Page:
The Galaxy Zoo is a public science project intended to solicit amateur astronomers and members of the public to assist scientists in classifying types of galaxies around the universe. Since 2009, a second project, Galaxy Zoo 2, has been following up on results from the first.
Galaxy Zoo originated in two observations. First, enlisting members of the public can be a highly useful and cost-effective way of completing scientific research tasks that are interesting but ultimately repetitive and highly labour-intensive. This was first proved by the [email protected] project, which since its inception over a decade ago has been a leading distributed computing project which processes deep space radio signals searching for potential alien transmissions using spare processing time on individuals' and businesses' computers (via a downloaded application). This sort of computing allows popular projects to achieve supercomputer-level processing capabilities at the minimal cost of a good public relations team and a central unit for coordinating tasks.
Second, however, it was also discovered that classifying galaxies is a pattern recognition task, which today's computers generally have great difficulty with. Robotic telescopes can (and do) generate very large numbers of pictures of deep space, and process them much more quickly than any number of humans sitting in observatories and manually operating the same telescopes. However, there are limits to what computers can reliably conclude about certain images.
The response was to throw open a large number of images of galaxies to the public and request that they identify certain basic properties used to classify these galaxies, namely whether they are spiral galaxies (with arms, like our own Milky Way Galaxy) or elliptical galaxies, and whether they are spinning clockwise or counter-clockwise. Multiple members of the public are asked to cast judgement on each image; those about which there seems to be disagreement can be flagged for further analysis, but for the most part the system is very reliable. Images were taken robotically by the Sloane Digital Sky Survey at Apache Point Observatory, New Mexico.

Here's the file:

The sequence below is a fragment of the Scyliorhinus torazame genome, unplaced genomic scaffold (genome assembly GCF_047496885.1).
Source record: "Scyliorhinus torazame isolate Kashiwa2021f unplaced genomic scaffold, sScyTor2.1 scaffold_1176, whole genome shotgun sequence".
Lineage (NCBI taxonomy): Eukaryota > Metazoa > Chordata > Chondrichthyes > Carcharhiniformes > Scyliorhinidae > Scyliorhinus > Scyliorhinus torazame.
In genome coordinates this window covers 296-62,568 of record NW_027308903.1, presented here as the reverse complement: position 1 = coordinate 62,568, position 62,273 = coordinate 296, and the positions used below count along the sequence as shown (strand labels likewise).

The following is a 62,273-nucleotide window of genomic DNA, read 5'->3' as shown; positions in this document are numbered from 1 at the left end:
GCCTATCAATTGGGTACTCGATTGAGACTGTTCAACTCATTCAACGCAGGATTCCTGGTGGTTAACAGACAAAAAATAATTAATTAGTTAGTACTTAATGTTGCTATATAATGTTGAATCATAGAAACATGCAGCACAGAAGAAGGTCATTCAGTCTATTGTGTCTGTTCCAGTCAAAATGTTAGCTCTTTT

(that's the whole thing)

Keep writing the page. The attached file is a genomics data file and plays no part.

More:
The effect is that the Galaxy Zoo project has been able to identify and classify a large number of galaxies in an unprecedentedly large amount of time. The first project has classified over sixty million galaxies since 2007 through individual inspection, a process which would take a funded research lab many more years. One quarter-million of the brightest galaxies identified in the first survey were then selected for Galaxy Zoo 2 in 2009, a similar survey which asks more detailed questions.
To university researchers, including coordinators at Oxford, Yale, and Berkeley, the Galaxy Zoo process offers the means of performing labour-intensive inspection tasks at low cost and great speed. In addition, members of the public, including amateur astronomers, have the attraction of getting a chance to look at deep-space images which no human has ever seen before. Since the original telescope images were taken robotically, volunteers in the Galaxy Zoo project can literally be identifying new galaxies never before classified by any other astronomer, professional or otherwise.
To researchers, the data also holds considerable interest in terms of the possibilities of statistical analysis of the evolution of galaxies and transition between spiral and elliptical galaxies. However, the survey is also known for producing a number of strange and poorly understood oddities not yet fully understood by modern astronomy. One of the most high-profile objects, Hanny's Object (usually known as Hanny's Voorwerp, because Hanny is Dutch) was discovered by a teacher in the Netherlands, Hanny van Arkel. Hanny's Voorwerp is a bright green-tinged blob about 700 million-light years from the Earth, which contains no stars but does have a 16,000-light-year-wide empty space in the centre. Hanny's Voorwerp does not correspond to any common celestial object. Currently, the best guess regarding its nature is that it is a large gas cloud being ionized by radiation emitted by the supermassive black hole in nearby galaxy IC2497.